Oxford AASC: Photo Essay

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PHOTO ESSAY

African Americans in World War II

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Inspecting Munitions

Courtesy of the National Archives.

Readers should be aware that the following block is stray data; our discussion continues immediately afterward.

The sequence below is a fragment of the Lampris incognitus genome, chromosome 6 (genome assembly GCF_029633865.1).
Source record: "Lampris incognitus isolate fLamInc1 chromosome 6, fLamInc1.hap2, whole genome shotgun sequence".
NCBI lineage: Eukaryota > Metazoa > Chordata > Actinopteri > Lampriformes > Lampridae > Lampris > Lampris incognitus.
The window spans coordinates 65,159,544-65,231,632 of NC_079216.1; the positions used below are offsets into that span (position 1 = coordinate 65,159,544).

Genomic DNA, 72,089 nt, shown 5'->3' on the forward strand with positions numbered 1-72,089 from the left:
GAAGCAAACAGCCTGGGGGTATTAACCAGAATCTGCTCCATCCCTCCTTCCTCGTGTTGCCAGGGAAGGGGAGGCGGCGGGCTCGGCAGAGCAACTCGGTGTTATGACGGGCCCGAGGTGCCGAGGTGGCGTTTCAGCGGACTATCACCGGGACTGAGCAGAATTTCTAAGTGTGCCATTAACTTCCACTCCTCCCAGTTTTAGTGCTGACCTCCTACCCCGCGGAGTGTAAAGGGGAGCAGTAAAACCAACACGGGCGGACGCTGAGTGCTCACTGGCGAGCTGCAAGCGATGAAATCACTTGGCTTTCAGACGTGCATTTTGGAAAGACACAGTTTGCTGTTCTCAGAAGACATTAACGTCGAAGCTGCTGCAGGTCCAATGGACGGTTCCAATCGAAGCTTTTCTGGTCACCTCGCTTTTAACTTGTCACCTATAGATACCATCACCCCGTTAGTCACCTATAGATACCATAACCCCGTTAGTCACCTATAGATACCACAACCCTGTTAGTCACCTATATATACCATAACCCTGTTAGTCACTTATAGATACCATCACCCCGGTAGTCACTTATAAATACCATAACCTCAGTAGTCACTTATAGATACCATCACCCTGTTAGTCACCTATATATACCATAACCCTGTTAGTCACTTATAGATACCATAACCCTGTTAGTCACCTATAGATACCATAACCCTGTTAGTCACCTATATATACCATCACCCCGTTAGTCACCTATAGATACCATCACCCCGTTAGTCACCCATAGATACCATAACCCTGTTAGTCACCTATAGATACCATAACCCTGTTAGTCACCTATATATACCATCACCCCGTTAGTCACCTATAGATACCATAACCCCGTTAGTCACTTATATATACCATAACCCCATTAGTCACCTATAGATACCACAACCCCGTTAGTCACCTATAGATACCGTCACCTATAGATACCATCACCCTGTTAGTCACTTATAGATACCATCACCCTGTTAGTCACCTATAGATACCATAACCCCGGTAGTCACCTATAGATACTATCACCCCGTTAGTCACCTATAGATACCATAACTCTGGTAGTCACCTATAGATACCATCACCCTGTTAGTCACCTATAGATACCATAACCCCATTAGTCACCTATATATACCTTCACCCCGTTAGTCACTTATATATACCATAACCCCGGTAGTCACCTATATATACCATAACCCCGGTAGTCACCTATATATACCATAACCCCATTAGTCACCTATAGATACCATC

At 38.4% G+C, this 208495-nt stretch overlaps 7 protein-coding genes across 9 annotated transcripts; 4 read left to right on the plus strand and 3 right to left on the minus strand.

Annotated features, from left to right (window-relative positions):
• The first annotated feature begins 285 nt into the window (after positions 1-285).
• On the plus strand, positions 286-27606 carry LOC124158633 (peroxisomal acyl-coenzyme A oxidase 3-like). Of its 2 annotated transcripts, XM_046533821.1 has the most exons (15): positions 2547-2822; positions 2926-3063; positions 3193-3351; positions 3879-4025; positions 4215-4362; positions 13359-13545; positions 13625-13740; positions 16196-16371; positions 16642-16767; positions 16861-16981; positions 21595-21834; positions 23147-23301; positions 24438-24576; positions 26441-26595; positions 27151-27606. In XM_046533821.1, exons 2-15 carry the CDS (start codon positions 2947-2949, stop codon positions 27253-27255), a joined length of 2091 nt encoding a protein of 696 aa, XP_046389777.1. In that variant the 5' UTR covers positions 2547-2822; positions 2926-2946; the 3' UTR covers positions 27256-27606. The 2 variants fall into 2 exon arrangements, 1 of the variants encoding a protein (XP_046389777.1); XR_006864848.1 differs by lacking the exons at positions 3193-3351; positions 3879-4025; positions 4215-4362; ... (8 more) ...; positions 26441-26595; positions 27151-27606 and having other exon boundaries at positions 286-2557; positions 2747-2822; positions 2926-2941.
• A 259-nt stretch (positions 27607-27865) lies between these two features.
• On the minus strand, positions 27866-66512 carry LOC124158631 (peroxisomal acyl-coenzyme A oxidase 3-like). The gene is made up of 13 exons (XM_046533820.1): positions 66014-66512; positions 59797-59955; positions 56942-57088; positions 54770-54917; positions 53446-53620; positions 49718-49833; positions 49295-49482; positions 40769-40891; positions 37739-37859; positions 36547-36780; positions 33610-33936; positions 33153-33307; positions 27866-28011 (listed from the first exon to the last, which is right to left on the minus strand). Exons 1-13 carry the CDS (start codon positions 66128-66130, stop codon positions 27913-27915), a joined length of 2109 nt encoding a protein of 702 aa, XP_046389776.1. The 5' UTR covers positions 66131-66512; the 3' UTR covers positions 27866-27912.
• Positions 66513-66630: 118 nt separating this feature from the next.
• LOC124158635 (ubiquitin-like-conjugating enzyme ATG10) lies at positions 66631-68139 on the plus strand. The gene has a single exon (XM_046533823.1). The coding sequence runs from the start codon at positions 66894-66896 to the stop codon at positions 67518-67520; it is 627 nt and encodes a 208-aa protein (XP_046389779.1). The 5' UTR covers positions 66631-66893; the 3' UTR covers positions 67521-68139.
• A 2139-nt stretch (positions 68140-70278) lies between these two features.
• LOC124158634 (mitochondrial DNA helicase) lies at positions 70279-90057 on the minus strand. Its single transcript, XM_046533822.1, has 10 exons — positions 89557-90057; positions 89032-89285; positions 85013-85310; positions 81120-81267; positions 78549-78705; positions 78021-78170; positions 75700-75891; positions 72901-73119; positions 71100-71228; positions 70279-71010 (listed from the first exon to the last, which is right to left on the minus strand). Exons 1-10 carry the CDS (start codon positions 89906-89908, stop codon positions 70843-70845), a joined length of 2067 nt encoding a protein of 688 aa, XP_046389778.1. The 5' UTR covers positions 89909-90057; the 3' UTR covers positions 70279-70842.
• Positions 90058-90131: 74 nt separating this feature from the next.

The war dramatically accelerated the pace of economic change for black women. The demand for war materials and the entry of millions of men into the armed services created an unprecedented labor shortage in the United States. Millions of new jobs were created in the clerical and manufacturing fields, opening up opportunities for women and racial and ethnic minorities to secure new and better kinds of employment. Between 1940 and 1944, the proportion of black women workers employed in industrial work nearly tripled, from 6.8 percent to 18.0 percent. For many African American women, the move from domestic to industrial labor and from the rural South to the industrial North would be a permanent one, with dramatic social consequences. This photograph shows 21-year old Bertha Stallworth inspecting the end of a 40mm artillery cartridge case at Frankford Arsenal, near Philadelphia.

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